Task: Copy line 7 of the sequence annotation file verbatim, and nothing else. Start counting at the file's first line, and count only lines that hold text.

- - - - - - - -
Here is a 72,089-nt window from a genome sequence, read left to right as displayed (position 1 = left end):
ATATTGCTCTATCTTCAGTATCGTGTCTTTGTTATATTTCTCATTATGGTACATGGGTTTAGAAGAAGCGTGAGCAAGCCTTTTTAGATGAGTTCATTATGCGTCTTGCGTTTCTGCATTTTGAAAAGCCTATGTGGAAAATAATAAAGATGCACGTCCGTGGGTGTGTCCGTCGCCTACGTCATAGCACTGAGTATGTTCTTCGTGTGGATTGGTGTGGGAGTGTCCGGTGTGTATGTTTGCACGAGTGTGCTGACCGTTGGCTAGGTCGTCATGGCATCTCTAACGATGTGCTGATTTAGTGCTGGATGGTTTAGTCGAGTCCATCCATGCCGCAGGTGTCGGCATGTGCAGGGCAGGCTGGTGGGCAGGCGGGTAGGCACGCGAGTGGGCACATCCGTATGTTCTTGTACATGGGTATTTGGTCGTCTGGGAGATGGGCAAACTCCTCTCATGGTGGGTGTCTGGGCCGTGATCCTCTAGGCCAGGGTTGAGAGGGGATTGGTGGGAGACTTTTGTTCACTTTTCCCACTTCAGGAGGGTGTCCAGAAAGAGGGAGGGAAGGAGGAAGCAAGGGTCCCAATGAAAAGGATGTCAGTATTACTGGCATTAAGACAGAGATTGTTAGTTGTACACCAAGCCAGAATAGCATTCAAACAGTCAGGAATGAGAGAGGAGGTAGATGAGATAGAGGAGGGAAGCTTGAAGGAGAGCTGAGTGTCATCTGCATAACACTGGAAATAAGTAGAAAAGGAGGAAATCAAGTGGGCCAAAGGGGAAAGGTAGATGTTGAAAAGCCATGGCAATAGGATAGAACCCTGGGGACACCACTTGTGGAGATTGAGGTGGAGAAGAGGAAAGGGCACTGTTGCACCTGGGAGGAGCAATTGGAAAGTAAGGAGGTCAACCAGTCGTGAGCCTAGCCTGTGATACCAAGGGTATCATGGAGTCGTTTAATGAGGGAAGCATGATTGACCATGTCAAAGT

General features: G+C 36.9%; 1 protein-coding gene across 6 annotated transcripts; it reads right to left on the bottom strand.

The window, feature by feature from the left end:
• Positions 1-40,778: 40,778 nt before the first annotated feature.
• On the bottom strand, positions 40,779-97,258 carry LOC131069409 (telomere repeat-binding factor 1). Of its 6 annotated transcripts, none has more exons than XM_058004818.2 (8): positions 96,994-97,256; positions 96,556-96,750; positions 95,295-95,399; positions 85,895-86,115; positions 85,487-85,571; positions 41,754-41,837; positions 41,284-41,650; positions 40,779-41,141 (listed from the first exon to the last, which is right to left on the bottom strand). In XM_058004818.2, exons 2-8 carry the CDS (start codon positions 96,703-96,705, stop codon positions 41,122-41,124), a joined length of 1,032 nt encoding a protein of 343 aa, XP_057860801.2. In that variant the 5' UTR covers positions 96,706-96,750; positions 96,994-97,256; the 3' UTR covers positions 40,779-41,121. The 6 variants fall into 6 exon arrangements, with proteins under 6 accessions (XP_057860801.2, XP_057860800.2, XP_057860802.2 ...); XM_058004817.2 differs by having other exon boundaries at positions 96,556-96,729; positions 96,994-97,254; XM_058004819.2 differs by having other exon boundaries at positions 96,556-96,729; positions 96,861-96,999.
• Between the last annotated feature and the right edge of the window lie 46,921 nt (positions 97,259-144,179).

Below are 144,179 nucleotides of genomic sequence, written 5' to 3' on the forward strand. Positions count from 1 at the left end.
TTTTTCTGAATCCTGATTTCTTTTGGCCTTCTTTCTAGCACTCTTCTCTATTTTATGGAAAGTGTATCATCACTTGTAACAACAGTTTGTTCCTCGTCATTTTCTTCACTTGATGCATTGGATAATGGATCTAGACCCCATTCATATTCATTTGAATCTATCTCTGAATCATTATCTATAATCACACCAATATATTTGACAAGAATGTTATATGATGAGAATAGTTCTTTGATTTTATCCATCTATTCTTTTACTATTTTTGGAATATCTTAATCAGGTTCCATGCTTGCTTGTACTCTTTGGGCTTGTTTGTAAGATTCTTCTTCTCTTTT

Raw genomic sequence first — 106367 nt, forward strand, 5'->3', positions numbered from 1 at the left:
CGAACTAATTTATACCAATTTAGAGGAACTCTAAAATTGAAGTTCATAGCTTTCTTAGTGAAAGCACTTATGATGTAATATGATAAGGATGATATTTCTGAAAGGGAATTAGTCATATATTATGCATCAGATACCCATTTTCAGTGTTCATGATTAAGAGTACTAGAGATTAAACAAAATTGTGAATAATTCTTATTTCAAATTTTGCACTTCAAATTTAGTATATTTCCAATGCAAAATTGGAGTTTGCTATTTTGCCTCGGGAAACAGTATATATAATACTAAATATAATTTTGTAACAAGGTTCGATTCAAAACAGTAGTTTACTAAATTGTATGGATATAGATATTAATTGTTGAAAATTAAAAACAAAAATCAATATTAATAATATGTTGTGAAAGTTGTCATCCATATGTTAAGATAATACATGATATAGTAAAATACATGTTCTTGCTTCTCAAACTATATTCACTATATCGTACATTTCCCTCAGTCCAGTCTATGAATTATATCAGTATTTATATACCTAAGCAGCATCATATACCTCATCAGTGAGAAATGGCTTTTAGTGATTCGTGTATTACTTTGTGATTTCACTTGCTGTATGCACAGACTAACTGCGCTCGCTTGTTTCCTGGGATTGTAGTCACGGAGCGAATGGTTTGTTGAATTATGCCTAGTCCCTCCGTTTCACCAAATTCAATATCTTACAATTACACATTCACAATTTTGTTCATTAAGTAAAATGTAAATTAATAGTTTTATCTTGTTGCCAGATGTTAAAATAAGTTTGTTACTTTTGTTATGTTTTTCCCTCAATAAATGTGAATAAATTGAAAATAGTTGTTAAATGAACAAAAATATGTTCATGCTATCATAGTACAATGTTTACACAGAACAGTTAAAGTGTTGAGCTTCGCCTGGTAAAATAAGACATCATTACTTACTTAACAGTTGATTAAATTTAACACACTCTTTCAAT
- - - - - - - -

• Between the last annotated feature and the right edge of the window lie 46,921 nt (positions 97,259-144,179).